Vasa castle up on the ridge
Uppsala Castle is one of Uppsala's foremost landmarks. Its location up on the Kasåsen Ridge makes it visible from far afield. Uppsala Castle was built by Gustav Vasa, and construction began at the end of the 1540s. His sons Erik XIV and Johan III continued the construction work, which resulted, among other things, in the south wing with its magnificent castle church. Gustav Vasa's third son, Karl IX, continued his brothers' construction work. In 1665 a large garden was laid out to the west of the castle. This is now the Botanical Gardens.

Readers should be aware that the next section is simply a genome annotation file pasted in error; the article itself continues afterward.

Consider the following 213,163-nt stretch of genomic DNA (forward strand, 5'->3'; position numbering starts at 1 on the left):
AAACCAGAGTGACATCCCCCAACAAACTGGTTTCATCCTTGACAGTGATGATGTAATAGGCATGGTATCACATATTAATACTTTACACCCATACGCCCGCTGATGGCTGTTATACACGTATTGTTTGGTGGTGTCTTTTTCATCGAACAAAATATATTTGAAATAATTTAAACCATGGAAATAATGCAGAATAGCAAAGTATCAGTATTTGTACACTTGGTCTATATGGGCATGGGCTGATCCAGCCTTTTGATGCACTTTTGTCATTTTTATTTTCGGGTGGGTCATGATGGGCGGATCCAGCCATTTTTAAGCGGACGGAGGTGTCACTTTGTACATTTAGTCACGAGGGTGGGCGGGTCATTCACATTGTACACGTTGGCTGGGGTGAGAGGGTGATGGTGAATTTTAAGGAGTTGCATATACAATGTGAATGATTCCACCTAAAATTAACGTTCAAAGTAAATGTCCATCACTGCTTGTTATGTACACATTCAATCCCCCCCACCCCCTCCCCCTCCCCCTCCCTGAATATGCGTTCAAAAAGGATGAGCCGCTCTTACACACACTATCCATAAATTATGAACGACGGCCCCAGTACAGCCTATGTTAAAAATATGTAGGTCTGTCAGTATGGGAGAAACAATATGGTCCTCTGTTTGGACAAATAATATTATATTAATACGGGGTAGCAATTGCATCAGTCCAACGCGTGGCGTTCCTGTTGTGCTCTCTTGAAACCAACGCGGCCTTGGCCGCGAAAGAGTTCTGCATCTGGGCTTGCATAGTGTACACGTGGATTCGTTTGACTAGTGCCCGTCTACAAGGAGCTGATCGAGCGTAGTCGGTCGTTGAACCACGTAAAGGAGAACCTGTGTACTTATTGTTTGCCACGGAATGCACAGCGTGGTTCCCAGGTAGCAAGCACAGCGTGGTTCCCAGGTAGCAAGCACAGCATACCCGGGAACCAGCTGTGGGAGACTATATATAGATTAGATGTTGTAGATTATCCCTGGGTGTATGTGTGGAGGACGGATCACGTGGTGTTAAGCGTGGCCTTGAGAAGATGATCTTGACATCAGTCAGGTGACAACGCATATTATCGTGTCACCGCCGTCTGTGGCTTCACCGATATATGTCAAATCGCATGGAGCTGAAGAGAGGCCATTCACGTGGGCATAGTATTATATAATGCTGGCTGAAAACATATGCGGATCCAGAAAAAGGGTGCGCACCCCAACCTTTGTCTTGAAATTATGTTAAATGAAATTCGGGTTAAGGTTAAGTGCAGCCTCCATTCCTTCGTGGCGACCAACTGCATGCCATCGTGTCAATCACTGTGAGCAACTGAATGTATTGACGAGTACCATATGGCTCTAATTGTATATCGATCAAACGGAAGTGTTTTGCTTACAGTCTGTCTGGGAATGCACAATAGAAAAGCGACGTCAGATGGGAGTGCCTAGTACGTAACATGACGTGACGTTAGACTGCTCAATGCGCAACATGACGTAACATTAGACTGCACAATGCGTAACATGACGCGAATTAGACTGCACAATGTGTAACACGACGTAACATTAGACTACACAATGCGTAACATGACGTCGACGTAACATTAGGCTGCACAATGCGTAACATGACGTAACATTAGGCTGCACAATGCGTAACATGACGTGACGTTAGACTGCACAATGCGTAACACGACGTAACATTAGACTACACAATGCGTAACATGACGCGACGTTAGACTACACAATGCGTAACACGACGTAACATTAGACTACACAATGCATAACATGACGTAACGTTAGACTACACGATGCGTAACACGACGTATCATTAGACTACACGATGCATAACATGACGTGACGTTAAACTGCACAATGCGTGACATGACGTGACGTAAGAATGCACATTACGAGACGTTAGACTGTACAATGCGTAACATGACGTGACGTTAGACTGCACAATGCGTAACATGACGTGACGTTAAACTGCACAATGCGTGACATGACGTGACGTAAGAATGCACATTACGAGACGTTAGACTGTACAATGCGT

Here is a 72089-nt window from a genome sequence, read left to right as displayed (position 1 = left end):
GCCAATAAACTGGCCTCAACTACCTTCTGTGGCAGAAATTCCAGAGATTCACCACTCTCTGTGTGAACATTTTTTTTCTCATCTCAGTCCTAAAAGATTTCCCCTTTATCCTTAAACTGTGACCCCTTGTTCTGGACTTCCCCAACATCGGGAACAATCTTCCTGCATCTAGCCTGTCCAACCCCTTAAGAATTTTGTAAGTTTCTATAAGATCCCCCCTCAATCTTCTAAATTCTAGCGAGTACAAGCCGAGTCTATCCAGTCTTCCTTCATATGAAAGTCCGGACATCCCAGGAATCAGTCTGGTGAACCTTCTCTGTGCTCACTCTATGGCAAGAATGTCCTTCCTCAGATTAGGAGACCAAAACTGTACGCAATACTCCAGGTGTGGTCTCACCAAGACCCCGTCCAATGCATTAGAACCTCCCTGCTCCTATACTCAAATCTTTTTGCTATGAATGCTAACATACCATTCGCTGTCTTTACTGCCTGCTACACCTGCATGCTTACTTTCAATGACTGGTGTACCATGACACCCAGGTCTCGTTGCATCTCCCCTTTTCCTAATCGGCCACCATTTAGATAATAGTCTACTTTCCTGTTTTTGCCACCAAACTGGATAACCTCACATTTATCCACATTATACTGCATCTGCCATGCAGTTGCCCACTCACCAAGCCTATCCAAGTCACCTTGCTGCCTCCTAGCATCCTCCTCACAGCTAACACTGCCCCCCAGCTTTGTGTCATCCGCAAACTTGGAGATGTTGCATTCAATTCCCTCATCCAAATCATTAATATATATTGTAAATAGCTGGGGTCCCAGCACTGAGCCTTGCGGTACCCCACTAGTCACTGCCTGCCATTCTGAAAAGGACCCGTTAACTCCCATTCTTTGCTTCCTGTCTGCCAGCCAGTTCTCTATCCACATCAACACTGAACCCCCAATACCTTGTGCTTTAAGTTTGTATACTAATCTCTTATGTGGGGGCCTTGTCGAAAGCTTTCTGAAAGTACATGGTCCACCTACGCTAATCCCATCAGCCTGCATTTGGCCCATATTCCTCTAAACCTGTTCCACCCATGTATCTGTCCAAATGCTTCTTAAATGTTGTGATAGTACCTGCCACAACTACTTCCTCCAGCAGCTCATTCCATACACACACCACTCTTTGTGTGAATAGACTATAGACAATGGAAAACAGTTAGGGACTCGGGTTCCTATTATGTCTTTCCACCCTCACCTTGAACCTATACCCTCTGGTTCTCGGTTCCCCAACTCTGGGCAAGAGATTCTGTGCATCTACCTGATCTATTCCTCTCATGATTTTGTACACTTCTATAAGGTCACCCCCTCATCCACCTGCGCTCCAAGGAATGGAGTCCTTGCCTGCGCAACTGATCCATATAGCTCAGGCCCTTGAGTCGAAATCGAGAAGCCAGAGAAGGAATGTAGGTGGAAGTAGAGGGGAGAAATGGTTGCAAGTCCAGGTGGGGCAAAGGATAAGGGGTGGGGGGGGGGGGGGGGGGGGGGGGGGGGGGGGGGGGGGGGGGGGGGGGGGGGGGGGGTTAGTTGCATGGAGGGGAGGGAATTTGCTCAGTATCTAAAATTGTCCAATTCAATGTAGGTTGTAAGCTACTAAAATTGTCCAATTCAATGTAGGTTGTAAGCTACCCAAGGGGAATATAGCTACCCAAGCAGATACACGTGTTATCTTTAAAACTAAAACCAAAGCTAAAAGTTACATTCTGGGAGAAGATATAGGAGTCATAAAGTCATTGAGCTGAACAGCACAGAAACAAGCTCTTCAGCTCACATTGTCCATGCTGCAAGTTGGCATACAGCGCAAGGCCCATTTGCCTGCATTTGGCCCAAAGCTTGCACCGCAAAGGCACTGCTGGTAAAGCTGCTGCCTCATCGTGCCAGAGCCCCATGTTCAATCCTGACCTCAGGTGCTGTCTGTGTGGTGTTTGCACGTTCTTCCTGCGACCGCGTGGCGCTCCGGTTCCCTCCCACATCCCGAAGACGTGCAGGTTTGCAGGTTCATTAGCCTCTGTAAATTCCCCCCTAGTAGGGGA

At the end of the sixteenth century and during the seventeenth century, the castle was the scene of several important and dramatic events. The Sture murders in 1567, the Uppsala Synod and confirmation of the reformation in1593, Queen Kristina's abdication in 1654 and several parliaments. The last coronation held at Uppsala Castle was held in 1719 when Ulrika Eleonora was crowned Queen.
Today the castle is the residence of the county governor. Other tenants include museums and companies. During the summer months the castle is open to the public for guided tours.
There are plans for a visitor centre at Uppsala Castle to illustrate the castle's eventful history and at the same time attract more visitors in to enjoy the fantastic view over the town and the Botanical Gardens.
Place on map
Drottning Christinas väg